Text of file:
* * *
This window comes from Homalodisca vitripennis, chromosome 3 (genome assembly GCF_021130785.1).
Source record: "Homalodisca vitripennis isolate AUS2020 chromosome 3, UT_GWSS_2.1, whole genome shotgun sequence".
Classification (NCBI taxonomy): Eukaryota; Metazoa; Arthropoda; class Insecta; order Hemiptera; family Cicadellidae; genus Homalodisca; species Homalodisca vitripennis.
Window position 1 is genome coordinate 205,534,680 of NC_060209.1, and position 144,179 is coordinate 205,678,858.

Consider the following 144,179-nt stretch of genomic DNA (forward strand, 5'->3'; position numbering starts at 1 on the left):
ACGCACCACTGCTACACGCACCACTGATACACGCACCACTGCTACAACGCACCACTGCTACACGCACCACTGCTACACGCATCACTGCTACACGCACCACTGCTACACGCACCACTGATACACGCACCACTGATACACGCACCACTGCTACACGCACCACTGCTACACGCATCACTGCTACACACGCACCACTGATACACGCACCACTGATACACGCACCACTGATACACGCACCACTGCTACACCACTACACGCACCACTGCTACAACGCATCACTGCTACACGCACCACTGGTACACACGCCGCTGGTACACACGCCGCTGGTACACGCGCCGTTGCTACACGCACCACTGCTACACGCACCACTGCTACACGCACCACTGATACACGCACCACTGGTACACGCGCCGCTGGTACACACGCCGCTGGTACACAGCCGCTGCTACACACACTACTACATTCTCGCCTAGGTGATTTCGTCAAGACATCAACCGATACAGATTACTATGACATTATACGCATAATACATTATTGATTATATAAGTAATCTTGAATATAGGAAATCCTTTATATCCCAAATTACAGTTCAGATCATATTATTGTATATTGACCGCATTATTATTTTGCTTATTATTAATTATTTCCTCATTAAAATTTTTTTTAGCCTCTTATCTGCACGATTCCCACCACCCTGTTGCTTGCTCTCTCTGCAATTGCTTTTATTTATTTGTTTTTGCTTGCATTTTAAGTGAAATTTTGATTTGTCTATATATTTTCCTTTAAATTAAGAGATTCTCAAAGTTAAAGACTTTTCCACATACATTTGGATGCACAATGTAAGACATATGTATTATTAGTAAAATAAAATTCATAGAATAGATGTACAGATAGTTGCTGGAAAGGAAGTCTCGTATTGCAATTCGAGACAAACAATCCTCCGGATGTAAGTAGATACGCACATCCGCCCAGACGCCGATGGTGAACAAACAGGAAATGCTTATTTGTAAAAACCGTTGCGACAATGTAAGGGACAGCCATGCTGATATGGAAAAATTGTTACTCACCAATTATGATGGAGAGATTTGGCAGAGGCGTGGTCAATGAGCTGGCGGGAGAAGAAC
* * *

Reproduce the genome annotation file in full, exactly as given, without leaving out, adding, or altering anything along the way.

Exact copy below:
This window comes from Homalodisca vitripennis, chromosome 3 (genome assembly GCF_021130785.1).
Source record: "Homalodisca vitripennis isolate AUS2020 chromosome 3, UT_GWSS_2.1, whole genome shotgun sequence".
Classification (NCBI taxonomy): Eukaryota; Metazoa; Arthropoda; class Insecta; order Hemiptera; family Cicadellidae; genus Homalodisca; species Homalodisca vitripennis.
Window position 1 is genome coordinate 205,534,680 of NC_060209.1, and position 144,179 is coordinate 205,678,858.

Consider the following 144,179-nt stretch of genomic DNA (forward strand, 5'->3'; position numbering starts at 1 on the left):
ACGCACCACTGCTACACGCACCACTGATACACGCACCACTGCTACAACGCACCACTGCTACACGCACCACTGCTACACGCATCACTGCTACACGCACCACTGCTACACGCACCACTGATACACGCACCACTGATACACGCACCACTGCTACACGCACCACTGCTACACGCATCACTGCTACACACGCACCACTGATACACGCACCACTGATACACGCACCACTGATACACGCACCACTGCTACACCACTACACGCACCACTGCTACAACGCATCACTGCTACACGCACCACTGGTACACACGCCGCTGGTACACACGCCGCTGGTACACGCGCCGTTGCTACACGCACCACTGCTACACGCACCACTGCTACACGCACCACTGATACACGCACCACTGGTACACGCGCCGCTGGTACACACGCCGCTGGTACACAGCCGCTGCTACACACACTACTACATTCTCGCCTAGGTGATTTCGTCAAGACATCAACCGATACAGATTACTATGACATTATACGCATAATACATTATTGATTATATAAGTAATCTTGAATATAGGAAATCCTTTATATCCCAAATTACAGTTCAGATCATATTATTGTATATTGACCGCATTATTATTTTGCTTATTATTAATTATTTCCTCATTAAAATTTTTTTTAGCCTCTTATCTGCACGATTCCCACCACCCTGTTGCTTGCTCTCTCTGCAATTGCTTTTATTTATTTGTTTTTGCTTGCATTTTAAGTGAAATTTTGATTTGTCTATATATTTTCCTTTAAATTAAGAGATTCTCAAAGTTAAAGACTTTTCCACATACATTTGGATGCACAATGTAAGACATATGTATTATTAGTAAAATAAAATTCATAGAATAGATGTACAGATAGTTGCTGGAAAGGAAGTCTCGTATTGCAATTCGAGACAAACAATCCTCCGGATGTAAGTAGATACGCACATCCGCCCAGACGCCGATGGTGAACAAACAGGAAATGCTTATTTGTAAAAACCGTTGCGACAATGTAAGGGACAGCCATGCTGATATGGAAAAATTGTTACTCACCAATTATGATGGAGAGATTTGGCAGAGGCGTGGTCAATGAGCTGGCGGGAGAAGAAC